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Full restoration of a Lino Covered Quarry Tiled Kitchen floor in Cambridge


This job was for a lovely old lady in Cambridge, her kitchen floor had been covered with a wood effect Lino thirty years earlier and she felt it was time to have it removed and have the original Kitchen Quarry tiles underneath restored.

Kitchen Quarry Tiled Floor Covered with Lino Cambridge Kitchen Quarry Tiled Floor Covered with Lino Cambridge

The lino was good quality having stood the test of time however to ensure the lino didn’t sink into the grout lines the whole floor had been levelled with some sort of screed which would need to be carefully removed.

Kitchen Quarry Tiled Floor with Lino Removed Cambridge Kitchen Quarry Tiled Floor with Lino Removed Cambridge

Removing the Linoleum covering and cleaning the floor

My first task was to carefully scrape off as much of the linoleum covering as possible without damaging the floor beneath. I managed toe remove most of the screed by lightly chipping away with a chisel and hammer followed by a blade to scrape as much screed as possible off the tile and grout.

To deal with the remaining screed I used a strong dilution of Tile Doctor Grout Clean-up which is an acidic product and needs to be applied with care. It was scrubbed in using a rotary machine running on slow speed and fitted with a black scrubbing pad. To remove the soil I used our truck mounted hot water extraction machine which applies hot water under pressure with a special lance that simultaneously extracts the waste back to a tank on the van.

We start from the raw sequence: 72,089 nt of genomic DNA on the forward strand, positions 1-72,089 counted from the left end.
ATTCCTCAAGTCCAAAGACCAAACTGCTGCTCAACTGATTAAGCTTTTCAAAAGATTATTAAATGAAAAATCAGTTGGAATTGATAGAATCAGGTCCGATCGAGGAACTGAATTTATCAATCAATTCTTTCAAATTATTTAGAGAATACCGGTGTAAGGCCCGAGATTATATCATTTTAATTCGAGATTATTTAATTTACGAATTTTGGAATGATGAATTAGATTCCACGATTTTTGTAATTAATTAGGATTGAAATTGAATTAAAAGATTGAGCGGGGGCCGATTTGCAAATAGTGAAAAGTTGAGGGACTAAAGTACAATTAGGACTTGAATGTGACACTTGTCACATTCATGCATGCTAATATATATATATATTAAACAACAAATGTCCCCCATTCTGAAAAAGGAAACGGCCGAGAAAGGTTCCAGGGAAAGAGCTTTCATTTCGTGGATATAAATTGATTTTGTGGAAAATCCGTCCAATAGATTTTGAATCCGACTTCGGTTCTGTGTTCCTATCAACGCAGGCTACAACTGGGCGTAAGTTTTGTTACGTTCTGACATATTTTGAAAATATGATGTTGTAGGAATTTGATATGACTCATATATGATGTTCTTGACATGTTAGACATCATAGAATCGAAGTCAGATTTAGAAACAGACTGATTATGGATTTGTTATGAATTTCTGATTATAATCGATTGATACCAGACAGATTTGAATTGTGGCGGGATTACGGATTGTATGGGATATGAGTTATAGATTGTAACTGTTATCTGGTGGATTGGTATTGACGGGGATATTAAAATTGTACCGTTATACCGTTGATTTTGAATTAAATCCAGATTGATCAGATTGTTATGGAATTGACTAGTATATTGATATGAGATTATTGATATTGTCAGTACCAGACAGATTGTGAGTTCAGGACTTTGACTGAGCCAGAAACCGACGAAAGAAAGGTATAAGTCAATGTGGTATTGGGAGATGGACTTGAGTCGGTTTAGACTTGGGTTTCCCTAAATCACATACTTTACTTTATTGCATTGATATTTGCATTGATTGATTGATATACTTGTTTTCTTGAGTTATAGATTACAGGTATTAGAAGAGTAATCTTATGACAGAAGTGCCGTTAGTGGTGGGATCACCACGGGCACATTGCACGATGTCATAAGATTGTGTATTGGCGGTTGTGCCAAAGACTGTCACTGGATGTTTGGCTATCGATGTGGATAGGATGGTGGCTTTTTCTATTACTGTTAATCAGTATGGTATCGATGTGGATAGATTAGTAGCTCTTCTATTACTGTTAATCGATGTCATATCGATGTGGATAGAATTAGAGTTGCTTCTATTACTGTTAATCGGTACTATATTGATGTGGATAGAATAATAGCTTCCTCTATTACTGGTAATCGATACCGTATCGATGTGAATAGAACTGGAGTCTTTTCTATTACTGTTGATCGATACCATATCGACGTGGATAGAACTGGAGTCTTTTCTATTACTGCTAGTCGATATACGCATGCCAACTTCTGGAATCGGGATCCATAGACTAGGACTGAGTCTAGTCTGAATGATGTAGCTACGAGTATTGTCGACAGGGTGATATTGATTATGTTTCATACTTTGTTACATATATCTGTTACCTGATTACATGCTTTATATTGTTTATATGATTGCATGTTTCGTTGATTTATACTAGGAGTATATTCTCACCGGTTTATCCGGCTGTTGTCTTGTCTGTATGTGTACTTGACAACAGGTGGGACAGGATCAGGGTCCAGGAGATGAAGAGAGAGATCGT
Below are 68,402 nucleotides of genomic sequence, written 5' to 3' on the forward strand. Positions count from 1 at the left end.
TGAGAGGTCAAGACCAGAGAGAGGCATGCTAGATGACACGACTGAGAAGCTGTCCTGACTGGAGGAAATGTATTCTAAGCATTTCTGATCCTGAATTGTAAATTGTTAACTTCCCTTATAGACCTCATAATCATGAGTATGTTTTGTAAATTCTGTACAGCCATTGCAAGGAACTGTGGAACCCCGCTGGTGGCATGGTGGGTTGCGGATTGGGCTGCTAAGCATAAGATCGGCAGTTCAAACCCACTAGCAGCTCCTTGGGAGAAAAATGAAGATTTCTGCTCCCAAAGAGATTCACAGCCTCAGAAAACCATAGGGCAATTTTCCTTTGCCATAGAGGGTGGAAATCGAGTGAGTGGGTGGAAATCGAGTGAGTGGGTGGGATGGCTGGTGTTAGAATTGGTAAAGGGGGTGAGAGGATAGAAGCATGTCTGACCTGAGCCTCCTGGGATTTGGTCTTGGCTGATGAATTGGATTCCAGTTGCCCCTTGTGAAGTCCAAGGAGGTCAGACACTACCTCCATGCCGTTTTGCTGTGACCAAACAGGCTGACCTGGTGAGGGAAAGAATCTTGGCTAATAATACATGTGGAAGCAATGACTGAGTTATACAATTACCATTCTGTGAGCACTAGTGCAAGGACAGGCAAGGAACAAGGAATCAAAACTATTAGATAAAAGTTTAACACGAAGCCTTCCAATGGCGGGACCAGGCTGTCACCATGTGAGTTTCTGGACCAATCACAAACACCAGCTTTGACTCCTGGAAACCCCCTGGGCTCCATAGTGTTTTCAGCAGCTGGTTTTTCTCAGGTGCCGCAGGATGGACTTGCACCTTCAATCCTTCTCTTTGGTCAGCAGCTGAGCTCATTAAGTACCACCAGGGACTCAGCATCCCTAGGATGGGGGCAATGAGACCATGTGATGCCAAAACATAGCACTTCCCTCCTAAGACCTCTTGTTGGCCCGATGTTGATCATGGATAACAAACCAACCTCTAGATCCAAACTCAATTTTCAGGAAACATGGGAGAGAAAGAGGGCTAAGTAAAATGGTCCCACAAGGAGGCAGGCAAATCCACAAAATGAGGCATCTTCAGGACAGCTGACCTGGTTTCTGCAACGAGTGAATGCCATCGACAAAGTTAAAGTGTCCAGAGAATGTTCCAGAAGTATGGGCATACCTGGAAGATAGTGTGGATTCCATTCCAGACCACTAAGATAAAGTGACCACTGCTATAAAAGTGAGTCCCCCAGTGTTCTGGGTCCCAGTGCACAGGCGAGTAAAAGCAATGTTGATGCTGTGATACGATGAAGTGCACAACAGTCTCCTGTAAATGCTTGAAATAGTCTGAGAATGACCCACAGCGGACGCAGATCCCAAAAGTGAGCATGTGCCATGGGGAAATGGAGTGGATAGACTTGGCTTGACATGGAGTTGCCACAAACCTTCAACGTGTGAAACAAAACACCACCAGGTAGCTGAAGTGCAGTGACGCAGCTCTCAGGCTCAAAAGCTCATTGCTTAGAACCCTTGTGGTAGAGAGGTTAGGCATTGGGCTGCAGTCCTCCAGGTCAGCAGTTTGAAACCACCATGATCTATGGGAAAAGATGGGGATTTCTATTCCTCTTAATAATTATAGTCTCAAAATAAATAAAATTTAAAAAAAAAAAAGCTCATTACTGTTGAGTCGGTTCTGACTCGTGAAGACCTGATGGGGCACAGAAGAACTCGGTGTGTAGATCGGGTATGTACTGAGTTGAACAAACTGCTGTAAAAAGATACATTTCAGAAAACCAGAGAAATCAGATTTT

The last stage of cleaning was to apply a coat of Tile Doctor Oxy-Gel to remove any previous sealer that may still be present on the tile. As well as using the scrubbing machine I also used a stiff brush along the grout lines as well. Final step was another rinse with the truck mounted extraction machine before leaving the floor to dry off fully overnight.

Kitchen Quarry Tiled Floor Before Restoration Cambridge Kitchen Quarry Tiled Floor Before Restoration Cambridge

Sealing Kitchen Quarry Tiles

When I returned to the property I used a damp meter to test the floor, making sure that the surface was dry enough to commence sealing (as any excess solution can affect the performance of the sealer). My sealer of choice was Tile Doctor Seal & Go Extra, a topical sealer which works well on Quarry tiles restoring appearance and providing a nice finish along with durable protection. This particular sealer is also suitable for floors where damp maybe an issue and with an old floor like this installed before the invention of Damp Proof Membranes choosing the right sealer is very important to avoid issues with efflorescence.

Kitchen Quarry Tiled Floor After Restoration Cambridge Kitchen Quarry Tiled Floor After Restoration Cambridge

The floor was completely transformed and the client was extremely happy with the out come and even left the following lengthy testimonial on the Tile Doctor Feedback system which is always appreciated.

“Tom did excellent work on quite a tricky job. Our kitchen tiles are over sixty years old. Tom took up and disposed of our old kitchen Lino, removed the layers of concrete screed, then buffed, glossed and sealed the original tiles until they shone like new! The natural salts worked their way to the surface of the tiles just like Tom said would happen, and a fortnight later Tom returned to re-surface and re-gloss the tiles. The floor now looks great. Tom was very professional throughout and the work was no easy job to accomplish, so he has done a great job. We are very pleased with our kitchen floor, which now has a new lease of life. I would recommend the Tile Doctor if you need a floor restored at any time.
Miss Webber, Cambridge 02 August 2017”
 
 

Restoring a Quarry Tiled Floor Hidden under Vinyl in Cambridge